For a more in-depth read on regulatory challenges in the blockchain space, check out this great synopsis from The Regulatory Review.
Obstacle #3: Messaging
No idea can change the world until it is easily understood by the masses.
In my opinion (and the opinion of Chris Dixon of A16Z) messaging is, by far, the greatest obstacle to widespread blockchain adoption.
If we know anything about people, it’s that they don’t like walking into a fog.
The language in this space is inaccessible, confusing, and often even intimidating to outsiders. Terms like nonfungible-tokens, trustless, zero-knowledge protocol, gas fees, and custodial wallets were primarily invented by engineers rather than communications specialists.
To reach the next phase of maturation in the market, we need to make blockchain products relevant to everyday brands and consumers.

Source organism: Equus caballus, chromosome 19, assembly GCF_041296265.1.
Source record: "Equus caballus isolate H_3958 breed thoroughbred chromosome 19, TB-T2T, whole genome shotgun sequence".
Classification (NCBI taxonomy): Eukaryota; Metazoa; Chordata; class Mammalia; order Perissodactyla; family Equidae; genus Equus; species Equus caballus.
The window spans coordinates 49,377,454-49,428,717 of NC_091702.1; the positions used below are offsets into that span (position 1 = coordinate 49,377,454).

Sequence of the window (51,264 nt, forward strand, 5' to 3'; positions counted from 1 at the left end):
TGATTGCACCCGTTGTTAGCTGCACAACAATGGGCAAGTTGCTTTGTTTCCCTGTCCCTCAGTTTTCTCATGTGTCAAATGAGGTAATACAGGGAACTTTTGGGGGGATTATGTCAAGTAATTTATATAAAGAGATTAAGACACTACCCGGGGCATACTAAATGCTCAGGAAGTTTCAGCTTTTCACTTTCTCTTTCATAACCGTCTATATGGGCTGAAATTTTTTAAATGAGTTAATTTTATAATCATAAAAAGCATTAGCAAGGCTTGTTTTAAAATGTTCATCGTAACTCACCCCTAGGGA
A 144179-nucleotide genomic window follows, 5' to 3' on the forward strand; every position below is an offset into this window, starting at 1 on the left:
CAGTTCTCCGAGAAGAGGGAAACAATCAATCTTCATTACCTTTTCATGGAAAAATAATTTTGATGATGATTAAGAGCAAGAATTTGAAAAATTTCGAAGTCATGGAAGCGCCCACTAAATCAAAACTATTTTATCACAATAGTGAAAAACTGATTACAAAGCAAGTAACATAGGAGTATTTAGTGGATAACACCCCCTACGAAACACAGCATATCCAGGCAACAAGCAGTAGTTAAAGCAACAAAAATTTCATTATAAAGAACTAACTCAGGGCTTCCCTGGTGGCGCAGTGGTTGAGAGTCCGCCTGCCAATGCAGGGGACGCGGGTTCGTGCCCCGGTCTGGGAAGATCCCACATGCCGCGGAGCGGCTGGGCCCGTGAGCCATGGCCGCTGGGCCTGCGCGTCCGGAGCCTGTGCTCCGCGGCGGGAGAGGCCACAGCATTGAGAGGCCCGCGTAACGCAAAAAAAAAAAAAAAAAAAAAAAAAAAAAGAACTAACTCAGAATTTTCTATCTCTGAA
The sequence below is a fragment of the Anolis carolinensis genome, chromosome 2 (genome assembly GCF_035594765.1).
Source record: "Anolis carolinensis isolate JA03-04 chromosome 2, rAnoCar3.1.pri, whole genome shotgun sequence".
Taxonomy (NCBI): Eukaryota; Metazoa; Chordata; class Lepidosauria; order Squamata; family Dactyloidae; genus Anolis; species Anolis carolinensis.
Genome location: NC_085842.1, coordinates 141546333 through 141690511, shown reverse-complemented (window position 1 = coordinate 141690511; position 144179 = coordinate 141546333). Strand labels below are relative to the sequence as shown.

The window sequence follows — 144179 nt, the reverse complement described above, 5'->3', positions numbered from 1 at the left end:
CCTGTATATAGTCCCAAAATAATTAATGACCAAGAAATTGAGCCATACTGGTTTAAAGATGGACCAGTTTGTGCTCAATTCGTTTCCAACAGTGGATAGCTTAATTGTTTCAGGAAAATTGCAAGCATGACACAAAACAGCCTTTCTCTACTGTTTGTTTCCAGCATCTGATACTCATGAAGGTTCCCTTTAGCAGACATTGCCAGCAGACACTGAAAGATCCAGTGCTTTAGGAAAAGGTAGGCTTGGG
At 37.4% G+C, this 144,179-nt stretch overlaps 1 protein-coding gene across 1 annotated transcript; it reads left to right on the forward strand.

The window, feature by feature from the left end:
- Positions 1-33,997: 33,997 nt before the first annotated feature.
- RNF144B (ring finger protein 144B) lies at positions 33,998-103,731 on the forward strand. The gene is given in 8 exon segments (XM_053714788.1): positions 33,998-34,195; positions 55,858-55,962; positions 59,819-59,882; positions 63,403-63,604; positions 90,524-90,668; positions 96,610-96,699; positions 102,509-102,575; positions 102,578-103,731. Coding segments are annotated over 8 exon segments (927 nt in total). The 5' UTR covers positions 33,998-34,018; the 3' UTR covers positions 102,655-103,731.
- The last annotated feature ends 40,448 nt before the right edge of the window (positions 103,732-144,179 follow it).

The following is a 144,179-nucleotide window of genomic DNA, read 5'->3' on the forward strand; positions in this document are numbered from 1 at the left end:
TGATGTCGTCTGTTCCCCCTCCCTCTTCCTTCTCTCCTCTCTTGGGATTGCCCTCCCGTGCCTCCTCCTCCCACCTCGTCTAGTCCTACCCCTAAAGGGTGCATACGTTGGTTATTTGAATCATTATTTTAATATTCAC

Public education is a hugely important initiative for anyone hoping to take this tech to the mainstream. We need to lead the charge in expressing the power of blockchain technology, particularly for NFTs, to mainstream audiences with clear, simple language that even grandparents can understand.
Many people have described blockchain as a “solution in search of a problem” over the past decade, but that couldn’t be further from the truth. In reality, the leaders in the space have just done a terrible job speaking to mainstream audiences about mainstream problems and mainstream applications using mainstream language.
Storytelling and brandbuilding are going to be vital cogs during this next phase of blockchain’s growth.
The people who can communicate simply and clearly, rather than those building the most groundbreaking products, will ultimately be the ones who reach sustainable viability in the marketplace.
It takes more than a great product to change the world. You must also get millions of people to understand and trust it.
To get up to speed on some of this confusing jargon, check out this Blockchain Glossary for Beginners from Consensys.